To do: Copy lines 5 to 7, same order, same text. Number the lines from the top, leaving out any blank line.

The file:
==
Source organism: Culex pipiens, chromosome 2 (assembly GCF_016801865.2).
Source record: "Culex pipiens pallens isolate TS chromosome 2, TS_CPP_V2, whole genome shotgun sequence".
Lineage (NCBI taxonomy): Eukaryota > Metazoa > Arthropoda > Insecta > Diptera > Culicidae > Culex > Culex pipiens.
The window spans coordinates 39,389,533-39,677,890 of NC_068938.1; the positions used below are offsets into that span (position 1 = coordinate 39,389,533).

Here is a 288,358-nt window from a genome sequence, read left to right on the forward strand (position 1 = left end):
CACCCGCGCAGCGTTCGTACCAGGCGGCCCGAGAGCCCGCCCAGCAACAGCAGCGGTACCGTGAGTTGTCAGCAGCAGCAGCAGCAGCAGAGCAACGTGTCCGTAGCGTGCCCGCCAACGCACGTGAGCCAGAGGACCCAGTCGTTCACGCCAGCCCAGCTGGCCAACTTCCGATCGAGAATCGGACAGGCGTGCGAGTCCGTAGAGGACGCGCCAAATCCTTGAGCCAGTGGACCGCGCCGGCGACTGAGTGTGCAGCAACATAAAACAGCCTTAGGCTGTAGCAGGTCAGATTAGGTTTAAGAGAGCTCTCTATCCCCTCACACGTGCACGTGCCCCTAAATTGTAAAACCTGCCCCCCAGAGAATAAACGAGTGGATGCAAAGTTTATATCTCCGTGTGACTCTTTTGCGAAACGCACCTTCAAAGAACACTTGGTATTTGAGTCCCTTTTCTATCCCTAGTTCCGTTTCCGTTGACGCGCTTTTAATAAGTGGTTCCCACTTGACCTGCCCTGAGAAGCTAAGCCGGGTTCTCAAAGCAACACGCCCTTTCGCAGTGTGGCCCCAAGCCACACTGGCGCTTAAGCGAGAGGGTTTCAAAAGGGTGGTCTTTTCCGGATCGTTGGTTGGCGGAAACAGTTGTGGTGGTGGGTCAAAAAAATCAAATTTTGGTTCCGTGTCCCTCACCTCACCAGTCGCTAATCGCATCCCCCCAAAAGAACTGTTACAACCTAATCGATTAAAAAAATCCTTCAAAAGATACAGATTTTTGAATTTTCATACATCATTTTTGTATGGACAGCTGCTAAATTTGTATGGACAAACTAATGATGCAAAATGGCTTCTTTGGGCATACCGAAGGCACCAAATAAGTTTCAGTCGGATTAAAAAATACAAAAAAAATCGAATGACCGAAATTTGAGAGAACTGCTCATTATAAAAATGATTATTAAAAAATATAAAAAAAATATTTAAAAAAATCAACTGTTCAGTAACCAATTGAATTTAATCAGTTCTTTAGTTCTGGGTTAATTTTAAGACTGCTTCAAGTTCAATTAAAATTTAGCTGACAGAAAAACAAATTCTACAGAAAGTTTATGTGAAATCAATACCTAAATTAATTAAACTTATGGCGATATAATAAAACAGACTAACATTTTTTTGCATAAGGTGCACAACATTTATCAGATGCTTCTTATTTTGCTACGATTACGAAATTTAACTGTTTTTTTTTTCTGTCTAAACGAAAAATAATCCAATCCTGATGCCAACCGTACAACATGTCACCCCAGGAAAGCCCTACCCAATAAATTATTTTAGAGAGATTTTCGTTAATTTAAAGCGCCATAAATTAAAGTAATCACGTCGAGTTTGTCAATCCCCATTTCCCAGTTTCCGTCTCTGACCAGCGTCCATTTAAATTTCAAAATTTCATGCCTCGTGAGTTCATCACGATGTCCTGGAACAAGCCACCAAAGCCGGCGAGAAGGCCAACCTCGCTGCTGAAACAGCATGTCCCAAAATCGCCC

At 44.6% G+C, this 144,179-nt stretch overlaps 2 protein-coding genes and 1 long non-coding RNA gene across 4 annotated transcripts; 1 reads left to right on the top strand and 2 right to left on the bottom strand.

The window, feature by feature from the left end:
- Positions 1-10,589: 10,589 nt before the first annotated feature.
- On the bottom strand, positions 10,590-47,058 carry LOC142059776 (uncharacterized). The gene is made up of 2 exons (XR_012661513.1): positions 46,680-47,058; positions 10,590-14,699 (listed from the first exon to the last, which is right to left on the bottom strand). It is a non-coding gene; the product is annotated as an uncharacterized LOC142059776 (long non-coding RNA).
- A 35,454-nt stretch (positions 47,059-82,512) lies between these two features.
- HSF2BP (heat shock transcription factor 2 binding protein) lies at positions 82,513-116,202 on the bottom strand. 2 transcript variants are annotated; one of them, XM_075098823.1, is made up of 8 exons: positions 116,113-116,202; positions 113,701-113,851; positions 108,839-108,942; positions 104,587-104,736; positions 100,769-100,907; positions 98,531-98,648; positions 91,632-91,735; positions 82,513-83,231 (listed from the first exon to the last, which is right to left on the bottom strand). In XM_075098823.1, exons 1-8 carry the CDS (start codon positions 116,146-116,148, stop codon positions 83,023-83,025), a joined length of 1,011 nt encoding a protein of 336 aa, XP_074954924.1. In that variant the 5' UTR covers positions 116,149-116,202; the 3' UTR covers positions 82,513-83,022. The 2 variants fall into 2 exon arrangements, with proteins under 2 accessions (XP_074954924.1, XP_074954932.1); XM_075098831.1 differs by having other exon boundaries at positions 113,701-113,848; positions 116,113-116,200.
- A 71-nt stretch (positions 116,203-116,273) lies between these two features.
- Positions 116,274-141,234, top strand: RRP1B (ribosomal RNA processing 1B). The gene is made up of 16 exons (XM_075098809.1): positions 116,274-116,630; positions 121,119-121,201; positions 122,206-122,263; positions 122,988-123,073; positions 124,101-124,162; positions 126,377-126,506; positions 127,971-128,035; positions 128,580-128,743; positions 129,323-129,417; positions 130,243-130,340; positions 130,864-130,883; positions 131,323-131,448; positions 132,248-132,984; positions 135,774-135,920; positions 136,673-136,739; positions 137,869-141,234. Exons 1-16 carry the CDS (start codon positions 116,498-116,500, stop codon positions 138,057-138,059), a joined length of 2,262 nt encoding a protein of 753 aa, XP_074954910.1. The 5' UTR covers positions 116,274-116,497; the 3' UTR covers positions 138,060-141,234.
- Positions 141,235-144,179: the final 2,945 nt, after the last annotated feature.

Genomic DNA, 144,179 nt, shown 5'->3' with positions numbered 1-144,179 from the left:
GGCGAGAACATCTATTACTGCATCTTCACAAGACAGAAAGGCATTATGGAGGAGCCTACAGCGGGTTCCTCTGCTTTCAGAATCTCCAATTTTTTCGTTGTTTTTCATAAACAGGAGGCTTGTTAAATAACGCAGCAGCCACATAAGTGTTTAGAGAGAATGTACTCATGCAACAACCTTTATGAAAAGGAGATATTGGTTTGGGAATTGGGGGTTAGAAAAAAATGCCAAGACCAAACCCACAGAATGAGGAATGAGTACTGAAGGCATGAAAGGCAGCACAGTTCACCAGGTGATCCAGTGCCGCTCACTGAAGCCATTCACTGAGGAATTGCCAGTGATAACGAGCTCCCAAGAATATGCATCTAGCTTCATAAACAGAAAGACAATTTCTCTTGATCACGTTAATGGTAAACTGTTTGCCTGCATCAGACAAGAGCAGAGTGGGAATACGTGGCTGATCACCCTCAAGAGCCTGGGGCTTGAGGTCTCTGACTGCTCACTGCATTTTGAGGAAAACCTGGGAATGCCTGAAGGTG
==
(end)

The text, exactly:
Here is a 288,358-nt window from a genome sequence, read left to right on the forward strand (position 1 = left end):
CACCCGCGCAGCGTTCGTACCAGGCGGCCCGAGAGCCCGCCCAGCAACAGCAGCGGTACCGTGAGTTGTCAGCAGCAGCAGCAGCAGCAGAGCAACGTGTCCGTAGCGTGCCCGCCAACGCACGTGAGCCAGAGGACCCAGTCGTTCACGCCAGCCCAGCTGGCCAACTTCCGATCGAGAATCGGACAGGCGTGCGAGTCCGTAGAGGACGCGCCAAATCCTTGAGCCAGTGGACCGCGCCGGCGACTGAGTGTGCAGCAACATAAAACAGCCTTAGGCTGTAGCAGGTCAGATTAGGTTTAAGAGAGCTCTCTATCCCCTCACACGTGCACGTGCCCCTAAATTGTAAAACCTGCCCCCCAGAGAATAAACGAGTGGATGCAAAGTTTATATCTCCGTGTGACTCTTTTGCGAAACGCACCTTCAAAGAACACTTGGTATTTGAGTCCCTTTTCTATCCCTAGTTCCGTTTCCGTTGACGCGCTTTTAATAAGTGGTTCCCACTTGACCTGCCCTGAGAAGCTAAGCCGGGTTCTCAAAGCAACACGCCCTTTCGCAGTGTGGCCCCAAGCCACACTGGCGCTTAAGCGAGAGGGTTTCAAAAGGGTGGTCTTTTCCGGATCGTTGGTTGGCGGAAACAGTTGTGGTGGTGGGTCAAAAAAATCAAATTTTGGTTCCGTGTCCCTCACCTCACCAGTCGCTAATCGCATCCCCCCAAAAGAACTGTTACAACCTAATCGATTAAAAAAATCCTTCAAAAGATACAGATTTTTGAATTTTCATACATCATTTTTGTATGGACAGCTGCTAAATTTGTATGGACAAACTAATGATGCAAAATGGCTTCTTTGGGCATACCGAAGGCACCAAATAAGTTTCAGTCGGATTAAAAAATACAAAAAAAATCGAATGACCGAAATTTGAGAGAACTGCTCATTATAAAAATGATTATTAAAAAATATAAAAAAAATATTTAAAAAAATCAACTGTTCAGTAACCAATTGAATTTAATCAGTTCTTTAGTTCTGGGTTAATTTTAAGACTGCTTCAAGTTCAATTAAAATTTAGCTGACAGAAAAACAAATTCTACAGAAAGTTTATGTGAAATCAATACCTAAATTAATTAAACTTATGGCGATATAATAAAACAGACTAACATTTTTTTGCATAAGGTGCACAACATTTATCAGATGCTTCTTATTTTGCTACGATTACGAAATTTAACTGTTTTTTTTTTCTGTCTAAACGAAAAATAATCCAATCCTGATGCCAACCGTACAACATGTCACCCCAGGAAAGCCCTACCCAATAAATTATTTTAGAGAGATTTTCGTTAATTTAAAGCGCCATAAATTAAAGTAATCACGTCGAGTTTGTCAATCCCCATTTCCCAGTTTCCGTCTCTGACCAGCGTCCATTTAAATTTCAAAATTTCATGCCTCGTGAGTTCATCACGATGTCCTGGAACAAGCCACCAAAGCCGGCGAGAAGGCCAACCTCGCTGCTGAAACAGCATGTCCCAAAATCGCCC

At 44.6% G+C, this 144,179-nt stretch overlaps 2 protein-coding genes and 1 long non-coding RNA gene across 4 annotated transcripts; 1 reads left to right on the top strand and 2 right to left on the bottom strand.